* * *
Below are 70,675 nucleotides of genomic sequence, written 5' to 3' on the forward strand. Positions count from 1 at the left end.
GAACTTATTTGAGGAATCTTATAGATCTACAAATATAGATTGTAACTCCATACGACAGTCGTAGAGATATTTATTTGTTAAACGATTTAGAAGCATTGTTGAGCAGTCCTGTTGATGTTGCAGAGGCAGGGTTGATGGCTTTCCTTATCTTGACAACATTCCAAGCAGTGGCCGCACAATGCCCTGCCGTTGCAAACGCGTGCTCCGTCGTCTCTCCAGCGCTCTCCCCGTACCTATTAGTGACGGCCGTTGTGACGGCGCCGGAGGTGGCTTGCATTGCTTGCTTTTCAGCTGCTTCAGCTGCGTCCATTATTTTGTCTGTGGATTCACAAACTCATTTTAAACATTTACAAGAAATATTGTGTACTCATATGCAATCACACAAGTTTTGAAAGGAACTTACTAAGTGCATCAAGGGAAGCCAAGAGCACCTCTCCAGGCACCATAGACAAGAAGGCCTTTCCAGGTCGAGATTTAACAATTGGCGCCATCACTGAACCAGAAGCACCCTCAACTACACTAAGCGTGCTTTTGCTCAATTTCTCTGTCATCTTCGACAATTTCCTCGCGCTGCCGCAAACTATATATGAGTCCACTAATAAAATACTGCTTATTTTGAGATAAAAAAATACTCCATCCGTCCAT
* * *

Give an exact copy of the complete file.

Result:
Below are 70,675 nucleotides of genomic sequence, written 5' to 3' on the forward strand. Positions count from 1 at the left end.
GAACTTATTTGAGGAATCTTATAGATCTACAAATATAGATTGTAACTCCATACGACAGTCGTAGAGATATTTATTTGTTAAACGATTTAGAAGCATTGTTGAGCAGTCCTGTTGATGTTGCAGAGGCAGGGTTGATGGCTTTCCTTATCTTGACAACATTCCAAGCAGTGGCCGCACAATGCCCTGCCGTTGCAAACGCGTGCTCCGTCGTCTCTCCAGCGCTCTCCCCGTACCTATTAGTGACGGCCGTTGTGACGGCGCCGGAGGTGGCTTGCATTGCTTGCTTTTCAGCTGCTTCAGCTGCGTCCATTATTTTGTCTGTGGATTCACAAACTCATTTTAAACATTTACAAGAAATATTGTGTACTCATATGCAATCACACAAGTTTTGAAAGGAACTTACTAAGTGCATCAAGGGAAGCCAAGAGCACCTCTCCAGGCACCATAGACAAGAAGGCCTTTCCAGGTCGAGATTTAACAATTGGCGCCATCACTGAACCAGAAGCACCCTCAACTACACTAAGCGTGCTTTTGCTCAATTTCTCTGTCATCTTCGACAATTTCCTCGCGCTGCCGCAAACTATATATGAGTCCACTAATAAAATACTGCTTATTTTGAGATAAAAAAATACTCCATCCGTCCAT